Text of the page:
Angry union members attacked GM Korea's headquarters Thursday, forcing their way into the CEO's office and destroying furniture, according to a several media reports.
For all of its many successes, General Motors' Korean venture has often been at the center of labor violence. And it began at the beginning.
As Automotive News' Asia editor at the time, I was in Seoul in April 2002 for the final negotiations that led to GM's purchase of the effectively bankrupt Daewoo Motor Corp. When the talks concluded, I along with other reporters prepared to cover the signing ceremony. Then the union protesters arrived, wearing red headbands, throwing chairs and in no mood to talk.
We reporters were left in the dark. Would the signing take place? Where? By the time I learned where the parties were meeting -- at one of Daewoo's creditor banks -- it was too late for me to get there. I had to interview the GM executives, including then-Chairman Jack Smith, by phone after the fact.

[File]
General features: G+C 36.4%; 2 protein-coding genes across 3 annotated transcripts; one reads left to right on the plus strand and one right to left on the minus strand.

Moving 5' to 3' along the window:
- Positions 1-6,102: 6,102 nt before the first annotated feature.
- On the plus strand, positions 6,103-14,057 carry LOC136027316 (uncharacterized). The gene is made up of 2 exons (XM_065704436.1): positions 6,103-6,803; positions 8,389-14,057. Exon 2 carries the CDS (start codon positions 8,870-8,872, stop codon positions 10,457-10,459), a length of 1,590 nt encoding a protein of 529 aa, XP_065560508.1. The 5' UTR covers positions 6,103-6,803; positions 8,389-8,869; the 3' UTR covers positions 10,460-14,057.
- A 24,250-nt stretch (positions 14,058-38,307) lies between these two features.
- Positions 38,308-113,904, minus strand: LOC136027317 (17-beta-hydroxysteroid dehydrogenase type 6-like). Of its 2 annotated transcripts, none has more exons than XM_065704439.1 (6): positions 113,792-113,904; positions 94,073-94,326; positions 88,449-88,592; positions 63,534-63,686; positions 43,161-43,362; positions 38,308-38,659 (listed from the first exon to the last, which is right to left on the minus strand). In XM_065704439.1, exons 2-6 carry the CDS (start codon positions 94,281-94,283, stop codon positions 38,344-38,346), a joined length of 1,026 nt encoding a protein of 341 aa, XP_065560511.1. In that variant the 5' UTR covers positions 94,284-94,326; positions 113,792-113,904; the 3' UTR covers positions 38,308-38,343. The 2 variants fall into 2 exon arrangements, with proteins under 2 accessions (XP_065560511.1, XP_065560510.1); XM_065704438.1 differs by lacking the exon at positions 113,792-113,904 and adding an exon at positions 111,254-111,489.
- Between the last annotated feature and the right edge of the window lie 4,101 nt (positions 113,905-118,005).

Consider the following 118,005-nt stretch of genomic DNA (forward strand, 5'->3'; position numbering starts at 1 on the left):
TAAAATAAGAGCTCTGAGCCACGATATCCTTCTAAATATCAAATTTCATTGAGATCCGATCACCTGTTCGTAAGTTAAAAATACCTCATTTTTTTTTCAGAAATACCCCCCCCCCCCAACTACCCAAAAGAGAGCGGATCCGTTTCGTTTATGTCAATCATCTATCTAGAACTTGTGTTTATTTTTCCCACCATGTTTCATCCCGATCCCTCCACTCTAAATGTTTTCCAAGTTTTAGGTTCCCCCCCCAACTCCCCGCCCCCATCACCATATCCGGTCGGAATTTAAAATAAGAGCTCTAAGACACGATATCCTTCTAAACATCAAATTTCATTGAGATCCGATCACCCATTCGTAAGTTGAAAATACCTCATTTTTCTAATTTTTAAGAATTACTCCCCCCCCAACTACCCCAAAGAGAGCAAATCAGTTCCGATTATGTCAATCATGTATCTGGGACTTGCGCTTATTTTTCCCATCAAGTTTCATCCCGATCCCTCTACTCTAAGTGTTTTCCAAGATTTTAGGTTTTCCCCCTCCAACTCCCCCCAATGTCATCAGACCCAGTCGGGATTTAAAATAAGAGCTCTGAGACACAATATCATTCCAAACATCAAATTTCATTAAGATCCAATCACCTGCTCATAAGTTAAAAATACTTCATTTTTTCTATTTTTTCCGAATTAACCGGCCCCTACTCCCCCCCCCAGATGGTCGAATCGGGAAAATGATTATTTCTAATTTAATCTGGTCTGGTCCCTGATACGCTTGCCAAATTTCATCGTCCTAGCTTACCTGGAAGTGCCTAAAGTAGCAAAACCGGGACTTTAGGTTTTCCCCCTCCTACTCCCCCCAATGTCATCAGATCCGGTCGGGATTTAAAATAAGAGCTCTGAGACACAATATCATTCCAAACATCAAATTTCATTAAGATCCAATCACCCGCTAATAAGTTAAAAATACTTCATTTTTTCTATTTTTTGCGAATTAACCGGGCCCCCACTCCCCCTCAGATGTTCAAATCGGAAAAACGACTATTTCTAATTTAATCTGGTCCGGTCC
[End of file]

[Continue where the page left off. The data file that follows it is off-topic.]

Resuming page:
Only later did I learn all the details. In fact, Smith had to be hustled through a secret trap door in the floor of the room originally scheduled to hold the signing ceremony, as I reported for Automotive News in a special supplement on GM's 100th anniversary.
In that report, I cited the many ways in which GM Korea, at that time still known as GM Daewoo, had helped the automaker expand successfully in China and elsewhere in Asia. I reported that the U.S. automaker eventually made its peace with a feisty autoworkers union in Korea that was prone to strike not only at its plants, but Hyundai's and Kia's, too.
I noted that GM originally placed Daewoo's Pupyong, Korea, plant on notice, saying it would keep it open only if it met quality and productivity targets. The plant did so, and GM rewarded it by giving it enough work to necessitate a second shift.
I concluded, perhaps too optimistically, "GM Daewoo never looked back."
Today, GM Korea says it needs to undergo a thorough restructuring or face bankruptcy. I bet we haven't seen the last chair thrown.
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